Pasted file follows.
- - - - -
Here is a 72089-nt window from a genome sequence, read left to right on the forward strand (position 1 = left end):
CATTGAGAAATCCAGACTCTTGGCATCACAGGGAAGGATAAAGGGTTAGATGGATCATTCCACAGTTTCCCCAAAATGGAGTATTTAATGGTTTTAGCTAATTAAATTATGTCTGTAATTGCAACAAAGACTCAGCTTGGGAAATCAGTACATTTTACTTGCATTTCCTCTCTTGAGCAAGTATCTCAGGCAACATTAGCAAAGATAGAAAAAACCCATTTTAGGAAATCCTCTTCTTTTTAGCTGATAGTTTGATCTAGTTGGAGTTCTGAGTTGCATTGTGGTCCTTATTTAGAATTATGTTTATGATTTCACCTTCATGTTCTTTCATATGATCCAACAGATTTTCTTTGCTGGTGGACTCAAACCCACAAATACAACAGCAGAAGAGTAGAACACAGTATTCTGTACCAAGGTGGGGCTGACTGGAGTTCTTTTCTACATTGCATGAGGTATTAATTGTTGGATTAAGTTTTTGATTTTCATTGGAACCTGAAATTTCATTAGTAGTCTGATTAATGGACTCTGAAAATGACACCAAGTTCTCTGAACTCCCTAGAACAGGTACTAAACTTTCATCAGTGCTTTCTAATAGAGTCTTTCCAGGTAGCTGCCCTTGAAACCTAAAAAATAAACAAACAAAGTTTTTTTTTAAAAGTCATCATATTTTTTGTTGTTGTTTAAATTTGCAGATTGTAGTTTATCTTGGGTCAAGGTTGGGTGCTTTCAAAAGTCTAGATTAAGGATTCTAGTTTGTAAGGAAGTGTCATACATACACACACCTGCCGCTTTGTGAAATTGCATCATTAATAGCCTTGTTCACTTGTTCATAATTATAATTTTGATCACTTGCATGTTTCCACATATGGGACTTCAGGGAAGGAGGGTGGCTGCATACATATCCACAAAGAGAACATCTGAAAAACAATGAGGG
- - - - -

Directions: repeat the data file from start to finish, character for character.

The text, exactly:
Here is a 72089-nt window from a genome sequence, read left to right on the forward strand (position 1 = left end):
CATTGAGAAATCCAGACTCTTGGCATCACAGGGAAGGATAAAGGGTTAGATGGATCATTCCACAGTTTCCCCAAAATGGAGTATTTAATGGTTTTAGCTAATTAAATTATGTCTGTAATTGCAACAAAGACTCAGCTTGGGAAATCAGTACATTTTACTTGCATTTCCTCTCTTGAGCAAGTATCTCAGGCAACATTAGCAAAGATAGAAAAAACCCATTTTAGGAAATCCTCTTCTTTTTAGCTGATAGTTTGATCTAGTTGGAGTTCTGAGTTGCATTGTGGTCCTTATTTAGAATTATGTTTATGATTTCACCTTCATGTTCTTTCATATGATCCAACAGATTTTCTTTGCTGGTGGACTCAAACCCACAAATACAACAGCAGAAGAGTAGAACACAGTATTCTGTACCAAGGTGGGGCTGACTGGAGTTCTTTTCTACATTGCATGAGGTATTAATTGTTGGATTAAGTTTTTGATTTTCATTGGAACCTGAAATTTCATTAGTAGTCTGATTAATGGACTCTGAAAATGACACCAAGTTCTCTGAACTCCCTAGAACAGGTACTAAACTTTCATCAGTGCTTTCTAATAGAGTCTTTCCAGGTAGCTGCCCTTGAAACCTAAAAAATAAACAAACAAAGTTTTTTTTTAAAAGTCATCATATTTTTTGTTGTTGTTTAAATTTGCAGATTGTAGTTTATCTTGGGTCAAGGTTGGGTGCTTTCAAAAGTCTAGATTAAGGATTCTAGTTTGTAAGGAAGTGTCATACATACACACACCTGCCGCTTTGTGAAATTGCATCATTAATAGCCTTGTTCACTTGTTCATAATTATAATTTTGATCACTTGCATGTTTCCACATATGGGACTTCAGGGAAGGAGGGTGGCTGCATACATATCCACAAAGAGAACATCTGAAAAACAATGAGGG